Contents insurance

Unlike buildings insurance contents insurance is optional as the property concerned is yours alone and not the concern of your bank or landlord. However, the cost of replacing all your worldly possessions in the event of a fire or flood, or your valuables or electrical items in the event of a burglary will almost certainly be higher than you think.

When we think of contents insurance we mostly think of the type of item that may be stolen from your home such as a TV or DVD player, expensive jewellery or your CD collection however if your home was to be destroyed you would not only have to replace these items but also your clothes, kitchenware, furniture, bedding, books even the food within your freezer. Because of this, contents insurance is vital and it is essential that you value the property within your house correctly.

If you own your own property then you will be required to have buildings insurance for your home. A lot of insurers offer discounts on contents insurance if you take it out from them at the same time as the buildings insurance. This may end up saving you money so be sure to check any deals on offer by your buildings insurance provider while you shop around.

What’s covered?

Contents insurance covers any item that is not a part of the fabric of your home, as well as furniture, clothing and valuables carpets and curtains may be covered and in some policies even the cost of replacing the food in your house can be covered.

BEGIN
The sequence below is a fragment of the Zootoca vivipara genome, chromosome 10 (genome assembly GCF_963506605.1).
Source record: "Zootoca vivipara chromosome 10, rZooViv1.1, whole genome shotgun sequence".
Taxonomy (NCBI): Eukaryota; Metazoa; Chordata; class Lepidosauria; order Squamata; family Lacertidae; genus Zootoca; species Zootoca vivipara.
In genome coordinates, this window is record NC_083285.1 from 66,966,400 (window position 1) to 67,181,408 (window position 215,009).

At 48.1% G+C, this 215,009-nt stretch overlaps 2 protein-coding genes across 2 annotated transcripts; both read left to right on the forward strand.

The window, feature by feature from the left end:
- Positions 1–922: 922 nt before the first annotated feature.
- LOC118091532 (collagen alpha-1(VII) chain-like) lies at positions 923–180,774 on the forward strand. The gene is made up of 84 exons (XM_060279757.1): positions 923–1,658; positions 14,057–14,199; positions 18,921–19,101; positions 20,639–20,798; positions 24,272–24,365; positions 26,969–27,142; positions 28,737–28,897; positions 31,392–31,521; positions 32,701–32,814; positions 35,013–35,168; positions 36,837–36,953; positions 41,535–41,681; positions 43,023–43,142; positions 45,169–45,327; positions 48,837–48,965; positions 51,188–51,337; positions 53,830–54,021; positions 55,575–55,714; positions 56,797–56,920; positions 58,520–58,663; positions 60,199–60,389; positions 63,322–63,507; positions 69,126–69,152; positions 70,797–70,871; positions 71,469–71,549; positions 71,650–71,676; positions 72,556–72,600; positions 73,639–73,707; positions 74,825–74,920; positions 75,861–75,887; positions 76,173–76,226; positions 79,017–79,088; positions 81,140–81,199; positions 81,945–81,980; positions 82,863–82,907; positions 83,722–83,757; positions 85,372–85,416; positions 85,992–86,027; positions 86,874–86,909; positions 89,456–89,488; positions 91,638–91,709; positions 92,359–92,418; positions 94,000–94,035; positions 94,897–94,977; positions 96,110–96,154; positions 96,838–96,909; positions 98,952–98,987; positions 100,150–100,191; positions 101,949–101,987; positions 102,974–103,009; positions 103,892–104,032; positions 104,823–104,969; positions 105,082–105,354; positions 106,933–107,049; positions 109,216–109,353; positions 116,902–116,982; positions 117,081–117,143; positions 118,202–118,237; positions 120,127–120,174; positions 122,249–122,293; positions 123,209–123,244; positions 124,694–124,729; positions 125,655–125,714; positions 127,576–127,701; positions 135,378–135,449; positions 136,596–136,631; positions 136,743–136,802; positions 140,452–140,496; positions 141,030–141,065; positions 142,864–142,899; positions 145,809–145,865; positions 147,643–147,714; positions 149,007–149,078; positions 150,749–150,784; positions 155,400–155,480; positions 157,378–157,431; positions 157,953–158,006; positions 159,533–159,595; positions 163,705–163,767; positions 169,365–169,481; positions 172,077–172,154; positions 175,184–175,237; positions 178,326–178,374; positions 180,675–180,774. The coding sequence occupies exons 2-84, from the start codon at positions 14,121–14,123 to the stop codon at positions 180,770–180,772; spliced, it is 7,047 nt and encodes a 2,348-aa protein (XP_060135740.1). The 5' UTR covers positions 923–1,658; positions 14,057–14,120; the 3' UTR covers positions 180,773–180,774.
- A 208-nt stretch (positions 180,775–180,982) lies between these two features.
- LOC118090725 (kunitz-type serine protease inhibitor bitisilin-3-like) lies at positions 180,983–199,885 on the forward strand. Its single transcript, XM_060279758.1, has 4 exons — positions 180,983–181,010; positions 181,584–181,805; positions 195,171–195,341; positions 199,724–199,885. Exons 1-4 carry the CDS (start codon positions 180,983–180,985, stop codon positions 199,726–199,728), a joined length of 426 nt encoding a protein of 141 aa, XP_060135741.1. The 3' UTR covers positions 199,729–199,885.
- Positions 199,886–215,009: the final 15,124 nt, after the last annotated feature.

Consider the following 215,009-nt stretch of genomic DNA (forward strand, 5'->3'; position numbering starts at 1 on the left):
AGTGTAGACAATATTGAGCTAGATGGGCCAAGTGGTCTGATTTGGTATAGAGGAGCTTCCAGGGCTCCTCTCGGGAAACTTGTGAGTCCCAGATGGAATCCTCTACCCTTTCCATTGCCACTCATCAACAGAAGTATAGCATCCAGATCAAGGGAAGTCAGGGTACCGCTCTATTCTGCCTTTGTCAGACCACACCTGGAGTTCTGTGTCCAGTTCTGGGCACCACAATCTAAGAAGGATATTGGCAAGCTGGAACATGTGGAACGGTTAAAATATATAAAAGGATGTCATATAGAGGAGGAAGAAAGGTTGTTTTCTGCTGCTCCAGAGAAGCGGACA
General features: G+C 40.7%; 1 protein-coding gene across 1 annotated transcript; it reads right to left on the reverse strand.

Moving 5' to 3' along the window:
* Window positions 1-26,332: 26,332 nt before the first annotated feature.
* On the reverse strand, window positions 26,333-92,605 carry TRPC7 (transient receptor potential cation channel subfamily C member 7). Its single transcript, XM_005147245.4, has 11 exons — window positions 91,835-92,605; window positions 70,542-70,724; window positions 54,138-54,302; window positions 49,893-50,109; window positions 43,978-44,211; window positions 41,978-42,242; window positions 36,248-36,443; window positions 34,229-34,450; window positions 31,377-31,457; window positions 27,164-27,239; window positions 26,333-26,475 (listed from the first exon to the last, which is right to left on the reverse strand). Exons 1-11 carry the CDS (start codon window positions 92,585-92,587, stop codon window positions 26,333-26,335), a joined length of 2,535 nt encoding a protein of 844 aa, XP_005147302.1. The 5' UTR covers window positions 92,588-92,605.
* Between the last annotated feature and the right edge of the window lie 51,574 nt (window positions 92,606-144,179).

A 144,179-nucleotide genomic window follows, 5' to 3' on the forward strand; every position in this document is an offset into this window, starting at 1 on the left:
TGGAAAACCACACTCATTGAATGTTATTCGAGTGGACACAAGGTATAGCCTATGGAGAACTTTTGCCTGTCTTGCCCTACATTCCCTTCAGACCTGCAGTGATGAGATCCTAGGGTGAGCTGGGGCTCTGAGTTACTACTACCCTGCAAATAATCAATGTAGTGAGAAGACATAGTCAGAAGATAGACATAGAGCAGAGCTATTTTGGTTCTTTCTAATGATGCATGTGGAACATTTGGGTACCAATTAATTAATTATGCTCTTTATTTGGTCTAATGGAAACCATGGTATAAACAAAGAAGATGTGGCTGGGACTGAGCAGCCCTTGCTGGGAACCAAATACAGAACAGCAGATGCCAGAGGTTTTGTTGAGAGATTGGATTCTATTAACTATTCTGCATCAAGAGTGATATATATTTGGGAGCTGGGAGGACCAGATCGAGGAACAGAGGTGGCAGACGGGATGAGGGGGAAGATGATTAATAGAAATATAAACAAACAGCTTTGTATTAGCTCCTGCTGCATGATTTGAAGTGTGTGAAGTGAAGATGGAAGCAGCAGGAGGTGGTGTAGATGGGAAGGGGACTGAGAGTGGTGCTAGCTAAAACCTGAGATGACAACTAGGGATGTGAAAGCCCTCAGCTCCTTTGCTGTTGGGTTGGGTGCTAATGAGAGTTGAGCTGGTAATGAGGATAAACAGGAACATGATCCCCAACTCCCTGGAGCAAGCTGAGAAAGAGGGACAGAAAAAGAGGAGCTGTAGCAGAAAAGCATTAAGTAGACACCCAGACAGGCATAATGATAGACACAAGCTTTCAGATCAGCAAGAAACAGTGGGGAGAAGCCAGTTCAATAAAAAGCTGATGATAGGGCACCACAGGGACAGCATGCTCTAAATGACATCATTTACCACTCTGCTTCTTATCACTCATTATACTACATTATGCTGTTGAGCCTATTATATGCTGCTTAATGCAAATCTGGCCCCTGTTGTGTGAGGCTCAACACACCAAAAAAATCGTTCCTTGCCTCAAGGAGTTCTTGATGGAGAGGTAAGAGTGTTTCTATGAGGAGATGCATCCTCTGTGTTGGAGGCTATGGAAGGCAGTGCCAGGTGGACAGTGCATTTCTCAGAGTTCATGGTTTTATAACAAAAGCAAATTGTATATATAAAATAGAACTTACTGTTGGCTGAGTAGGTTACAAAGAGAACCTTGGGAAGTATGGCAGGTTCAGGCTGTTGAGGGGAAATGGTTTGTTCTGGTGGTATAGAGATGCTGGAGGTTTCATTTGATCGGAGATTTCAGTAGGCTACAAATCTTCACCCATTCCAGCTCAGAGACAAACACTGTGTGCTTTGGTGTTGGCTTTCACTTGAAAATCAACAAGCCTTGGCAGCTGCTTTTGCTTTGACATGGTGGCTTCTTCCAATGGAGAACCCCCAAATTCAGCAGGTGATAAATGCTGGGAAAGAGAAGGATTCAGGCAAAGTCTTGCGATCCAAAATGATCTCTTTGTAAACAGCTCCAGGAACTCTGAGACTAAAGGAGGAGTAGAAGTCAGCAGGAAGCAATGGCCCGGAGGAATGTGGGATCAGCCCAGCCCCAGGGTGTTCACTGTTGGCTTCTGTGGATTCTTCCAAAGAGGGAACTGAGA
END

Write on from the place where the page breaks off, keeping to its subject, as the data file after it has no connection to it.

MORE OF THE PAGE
Some policies may cover for items outside the home as an additional extra, such as replacing the contents of your handbag or wallet if it is stolen on a night out, however the terms of each policy will vary on this matter. Here are some of the items commonly used outside the home that you should check to see if your policy covers:

War A laptop if being used at work, school or college.
Terrorism A pedal cycle kept outside the home.
Radioactive contamination The contents of your handbag or wallet.
Radioactive contamination Items found in your garden shed, such as lawnmowers, hedge trimmers etc.
Radioactive contamination Credit cards and baggage if travelling abroad.

Although some policies may cover the basic items taken with you when travelling it is always advisable to consider a travel insurance policy, as not all your belongings will be covered by your contents insurance.

Some insurers have an automatic increase in the sum covered for the weeks either side of family weddings and Christmas. Be sure to check with your insurer if this is available and to notify them if a member of your immediate family is getting married.